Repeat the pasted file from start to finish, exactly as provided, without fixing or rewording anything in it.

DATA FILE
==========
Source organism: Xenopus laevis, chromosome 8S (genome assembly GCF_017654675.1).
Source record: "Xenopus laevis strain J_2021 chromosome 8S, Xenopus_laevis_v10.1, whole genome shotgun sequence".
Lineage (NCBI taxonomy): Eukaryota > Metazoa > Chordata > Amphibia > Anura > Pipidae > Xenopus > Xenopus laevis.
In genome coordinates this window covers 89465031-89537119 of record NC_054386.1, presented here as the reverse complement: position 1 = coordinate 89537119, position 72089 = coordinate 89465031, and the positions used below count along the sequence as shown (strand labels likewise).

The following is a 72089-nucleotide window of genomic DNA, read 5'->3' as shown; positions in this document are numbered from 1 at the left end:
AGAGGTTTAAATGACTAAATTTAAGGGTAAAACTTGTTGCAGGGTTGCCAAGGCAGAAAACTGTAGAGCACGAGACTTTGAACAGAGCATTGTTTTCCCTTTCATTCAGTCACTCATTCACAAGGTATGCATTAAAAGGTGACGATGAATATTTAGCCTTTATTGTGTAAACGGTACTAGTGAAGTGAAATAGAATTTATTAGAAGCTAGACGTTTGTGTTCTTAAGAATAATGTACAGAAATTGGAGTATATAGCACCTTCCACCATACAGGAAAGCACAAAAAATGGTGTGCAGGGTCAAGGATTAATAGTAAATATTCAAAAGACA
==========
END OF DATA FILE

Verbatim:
Source organism: Xenopus laevis, chromosome 8S (genome assembly GCF_017654675.1).
Source record: "Xenopus laevis strain J_2021 chromosome 8S, Xenopus_laevis_v10.1, whole genome shotgun sequence".
Lineage (NCBI taxonomy): Eukaryota > Metazoa > Chordata > Amphibia > Anura > Pipidae > Xenopus > Xenopus laevis.
In genome coordinates this window covers 89465031-89537119 of record NC_054386.1, presented here as the reverse complement: position 1 = coordinate 89537119, position 72089 = coordinate 89465031, and the positions used below count along the sequence as shown (strand labels likewise).

The following is a 72089-nucleotide window of genomic DNA, read 5'->3' as shown; positions in this document are numbered from 1 at the left end:
AGAGGTTTAAATGACTAAATTTAAGGGTAAAACTTGTTGCAGGGTTGCCAAGGCAGAAAACTGTAGAGCACGAGACTTTGAACAGAGCATTGTTTTCCCTTTCATTCAGTCACTCATTCACAAGGTATGCATTAAAAGGTGACGATGAATATTTAGCCTTTATTGTGTAAACGGTACTAGTGAAGTGAAATAGAATTTATTAGAAGCTAGACGTTTGTGTTCTTAAGAATAATGTACAGAAATTGGAGTATATAGCACCTTCCACCATACAGGAAAGCACAAAAAATGGTGTGCAGGGTCAAGGATTAATAGTAAATATTCAAAAGACA